Ralph Breaks the Internet
Mission: Impossible - Fallout
Log in with Facebook
Forgot your password?
Don't have an account? Sign up here
and the Terms and Policies,
and to receive email from Rotten Tomatoes and Fandango.
Already have an account? Log in here
Please enter your email address and we will email you a new password.
Tomatometer Not Available...
No consensus yet.
After earning her third (and last) Oscar nomination for "Sudden Fear" (1952), Joan Crawford tried her hand at something radical: her first Technicolor film and her first musical in about 20 years. The results are decidedly mixed and at times downright weird.
In middle age, Crawford's face grew more stark, with eyebrows that seemed to have a life of their own. In black and white photography with moody lighting, this can come across statuesque and haunting. In Technicolor with overly bright lighting (one of the numerous disasters in "Torch Song" is the lighting), it looks garish and even frightening. It's this fierce Crawford look that launched a million drag performances and will launch a million more. It's with "Torch Song" that Crawford becomes campy. And she doesn't appear to know it.
Her character, a lonely, middle-aged, tough-as-nails Broadway star, seems to be a parody of Crawford, but the only one who is not in on the joke is Crawford herself.
Through the whole first two-thirds of the film, Crawford's portrayal of this man-eater made of granite is so over the top that it produces no emotional effect. It just seems cold and phony. And uninteresting. Even a little depressing.
But in the final scenes something remarkable happens. The character starts to admit her weaknesses and her love for her new pianist, who -- get this -- is blind. Remarkably, this bizarre movie finds its footing at the tail end, and these two characters reveal to each other how much they've been hiding from the world. He turns out to be as hidden behind a shell as she is, afraid to be rejected by women because he's blind.
But this touching finale can't quite save this weird movie from itself. I keep remembering the unbelievable number with Crawford performing in blackface. Yes, blackface.
"torch song" is joan crawford's first thorough flick in technicolor as well as her first feature in mgm production after her departure for almost a decade. to re-join the league of mgm where she has the gayest time in her youth, crawford turns down the role in "from here to eternality" (later it goes to debora kerr since crawford has some difficult wardrobe insistance. could you imagine joan crawford being kissed by buffy burt lancaster in the smoldering beach sequence, huh? crawford shows regrets in her elder years.) and the studio pairs her with british michael wilding who just marries elizabeth taylor who also has some grudges with crawford on the set. but the major problem is could joan crawford dance and sing again after 25 years (she was a chorus girl in the roaring 20s)? in the premiere projection, some critics simply say why the studio has to hire some actress who cannot sing and dance as the broadway superstar? supposedly, only steel-willed joan crawford could pull it off with hardship despite the whole show ends up as another celebration of CAMP.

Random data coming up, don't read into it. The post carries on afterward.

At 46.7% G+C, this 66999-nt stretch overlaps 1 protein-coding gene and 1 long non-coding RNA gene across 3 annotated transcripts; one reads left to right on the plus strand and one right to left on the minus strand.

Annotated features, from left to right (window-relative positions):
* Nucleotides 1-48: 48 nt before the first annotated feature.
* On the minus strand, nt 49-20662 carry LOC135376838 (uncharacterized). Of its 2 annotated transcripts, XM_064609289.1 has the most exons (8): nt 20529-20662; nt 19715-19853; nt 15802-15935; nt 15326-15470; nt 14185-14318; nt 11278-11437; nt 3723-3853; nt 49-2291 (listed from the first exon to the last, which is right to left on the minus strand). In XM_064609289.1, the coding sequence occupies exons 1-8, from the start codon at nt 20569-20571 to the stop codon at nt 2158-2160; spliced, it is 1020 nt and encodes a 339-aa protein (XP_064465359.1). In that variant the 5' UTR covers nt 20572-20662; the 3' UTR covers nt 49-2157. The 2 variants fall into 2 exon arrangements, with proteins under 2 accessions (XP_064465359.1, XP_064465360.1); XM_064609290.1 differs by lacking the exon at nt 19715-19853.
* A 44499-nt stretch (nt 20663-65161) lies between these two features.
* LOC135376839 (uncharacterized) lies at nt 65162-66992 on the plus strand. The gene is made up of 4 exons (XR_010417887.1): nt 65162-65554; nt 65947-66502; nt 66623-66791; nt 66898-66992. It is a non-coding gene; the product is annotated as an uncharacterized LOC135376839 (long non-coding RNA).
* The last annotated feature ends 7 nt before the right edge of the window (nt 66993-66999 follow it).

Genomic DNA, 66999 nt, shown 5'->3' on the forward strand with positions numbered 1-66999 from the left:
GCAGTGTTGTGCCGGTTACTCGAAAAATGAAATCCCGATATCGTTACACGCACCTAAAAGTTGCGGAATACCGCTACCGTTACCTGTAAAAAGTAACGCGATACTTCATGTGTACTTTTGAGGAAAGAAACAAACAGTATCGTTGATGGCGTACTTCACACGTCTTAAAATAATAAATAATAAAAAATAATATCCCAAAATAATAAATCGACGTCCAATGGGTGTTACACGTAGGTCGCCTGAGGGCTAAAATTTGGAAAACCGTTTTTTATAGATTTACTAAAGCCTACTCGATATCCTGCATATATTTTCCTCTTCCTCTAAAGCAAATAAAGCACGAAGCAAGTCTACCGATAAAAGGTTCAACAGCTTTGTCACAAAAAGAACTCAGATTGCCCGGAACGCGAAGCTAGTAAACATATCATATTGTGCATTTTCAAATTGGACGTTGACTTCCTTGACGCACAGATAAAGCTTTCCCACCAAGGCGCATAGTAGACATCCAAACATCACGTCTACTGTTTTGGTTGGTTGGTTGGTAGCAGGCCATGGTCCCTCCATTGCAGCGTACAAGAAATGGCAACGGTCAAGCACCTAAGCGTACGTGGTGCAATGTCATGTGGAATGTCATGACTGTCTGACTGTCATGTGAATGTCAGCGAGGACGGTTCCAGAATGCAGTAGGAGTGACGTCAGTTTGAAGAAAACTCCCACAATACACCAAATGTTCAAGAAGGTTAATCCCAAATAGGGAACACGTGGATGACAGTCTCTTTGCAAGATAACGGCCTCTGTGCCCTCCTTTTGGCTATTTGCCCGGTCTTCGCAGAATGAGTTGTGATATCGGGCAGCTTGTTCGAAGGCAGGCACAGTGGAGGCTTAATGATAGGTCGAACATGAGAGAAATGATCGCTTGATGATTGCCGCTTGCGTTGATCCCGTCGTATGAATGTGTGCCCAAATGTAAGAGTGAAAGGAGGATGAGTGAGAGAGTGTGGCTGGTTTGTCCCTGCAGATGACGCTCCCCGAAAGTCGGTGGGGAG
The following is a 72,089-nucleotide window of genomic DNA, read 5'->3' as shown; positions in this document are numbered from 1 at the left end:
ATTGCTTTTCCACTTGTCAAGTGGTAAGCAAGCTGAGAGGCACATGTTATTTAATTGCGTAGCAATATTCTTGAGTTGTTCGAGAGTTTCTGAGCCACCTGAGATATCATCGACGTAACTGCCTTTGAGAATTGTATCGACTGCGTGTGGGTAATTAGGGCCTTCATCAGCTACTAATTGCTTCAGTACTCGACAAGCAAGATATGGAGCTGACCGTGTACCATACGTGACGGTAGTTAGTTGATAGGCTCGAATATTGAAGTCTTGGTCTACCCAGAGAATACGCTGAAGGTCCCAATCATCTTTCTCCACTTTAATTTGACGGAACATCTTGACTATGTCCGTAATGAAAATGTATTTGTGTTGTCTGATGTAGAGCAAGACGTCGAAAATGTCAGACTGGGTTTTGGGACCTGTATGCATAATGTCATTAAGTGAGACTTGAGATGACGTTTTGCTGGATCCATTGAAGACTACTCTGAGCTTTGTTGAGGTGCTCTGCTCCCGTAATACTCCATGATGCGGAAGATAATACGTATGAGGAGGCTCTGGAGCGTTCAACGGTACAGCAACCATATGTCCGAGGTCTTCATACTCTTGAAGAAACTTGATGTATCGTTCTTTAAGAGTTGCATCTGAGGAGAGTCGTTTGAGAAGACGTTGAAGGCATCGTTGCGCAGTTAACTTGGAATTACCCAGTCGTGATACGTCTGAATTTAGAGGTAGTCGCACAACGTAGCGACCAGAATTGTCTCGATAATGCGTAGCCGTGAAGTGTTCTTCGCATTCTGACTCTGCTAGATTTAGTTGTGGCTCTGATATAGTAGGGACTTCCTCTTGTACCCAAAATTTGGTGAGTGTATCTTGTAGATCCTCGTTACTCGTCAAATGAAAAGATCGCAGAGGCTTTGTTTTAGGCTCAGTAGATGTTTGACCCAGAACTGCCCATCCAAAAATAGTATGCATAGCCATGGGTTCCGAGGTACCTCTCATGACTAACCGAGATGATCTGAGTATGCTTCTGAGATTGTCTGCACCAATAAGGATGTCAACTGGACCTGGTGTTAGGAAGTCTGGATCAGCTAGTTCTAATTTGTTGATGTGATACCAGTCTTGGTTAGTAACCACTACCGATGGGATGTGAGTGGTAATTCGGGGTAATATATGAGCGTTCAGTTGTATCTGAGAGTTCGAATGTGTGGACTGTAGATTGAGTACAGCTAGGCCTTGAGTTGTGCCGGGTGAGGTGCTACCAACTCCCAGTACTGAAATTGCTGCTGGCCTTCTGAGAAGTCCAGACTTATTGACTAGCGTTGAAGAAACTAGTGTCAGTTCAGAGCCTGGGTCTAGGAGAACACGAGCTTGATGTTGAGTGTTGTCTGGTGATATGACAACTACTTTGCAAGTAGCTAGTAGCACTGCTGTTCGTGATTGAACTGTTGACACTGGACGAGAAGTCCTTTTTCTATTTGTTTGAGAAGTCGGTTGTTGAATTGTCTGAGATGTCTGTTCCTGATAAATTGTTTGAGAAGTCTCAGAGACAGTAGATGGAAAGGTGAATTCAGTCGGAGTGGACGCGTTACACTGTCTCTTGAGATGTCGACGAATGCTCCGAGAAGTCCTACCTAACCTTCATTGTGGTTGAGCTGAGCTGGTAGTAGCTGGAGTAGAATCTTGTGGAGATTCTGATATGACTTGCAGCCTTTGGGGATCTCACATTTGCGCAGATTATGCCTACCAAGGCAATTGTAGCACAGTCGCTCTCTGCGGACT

crawford plays jenny stewart who is a domineering brittle broadway superstar who rules everyone under her mighty woman power. tough jenny is actually lonesome in private, guarded with defense until she meets the blind pianist tye (wilding) who admires her in his own unique way. it forms a odd picture of strange romance about a man who carries the torch of his crush before he loses his sights and a woman who melts under a blind man's idealization of herself.
crawford delivers some histrionic lines which are literarily designed as her self-revelations. sometimes she growls, she glares, splashing a glass of water as defiance, tripping over her parter in the duo dance....in spite of all those poises of toughness. she weeps under her blanket when she confronts her solitude at night. obiviously this movie rips and recycles crawford's larger-than-life persona to sell some some tickets since all these senarios are all self-referential.
the pinnacle of camp would definitely be the musical of "two-faced woman" in it, it is awkwardly startling to watch crawford smear black paint to darken her complexion doing the black-face ministrel show, then she tosses her black wig off in a rage then her flamy hair bares that is simply jaw-dropping. that part worths the ticket becuz of its camp value!
all the songs are dubbed by professional singer except in one scene crawford sings "tenderly" along the gramophone in her own voice which is not bad, husky and magnetic. pleasantly this sequence is reminiscent of her singing "embrace me" in 1947 "humoresque".
tragically michael wilding's career doesn't revive since his performances are quite woodened, even the marriage to elizabeth taylor doesn't help him to archieve the hollywood stardom he dreams, at last taylor abandons him for the stronger michael todd. wilding fades into oblvion ever since.
perhaps crawford is more adequate to star in a peculiar picture like this instead of the highly romanticized steamy "from here to eternality" with burt lancaster, nowadays anyone would deem it weird. and "torch song" would probably be the last hollywood movie which contains a black-face show.
but admirably, crawford still remains in a nice shape when she's almost 50, shining a brittle glamour in helen rose's vivid costumes. even million dollar mermaid esther williams compliments crawford's well-preserved figure but willaims also comments that it is sad that she gets drunk and talks to herself on the set since she seems so lonely.
Wildly campy "musical", the two-faced woman number has to be seen to be believed, that is enjoyable as a camp exercise. For die-hard Joan fans its nirvana.
There are no approved quotes yet for this movie.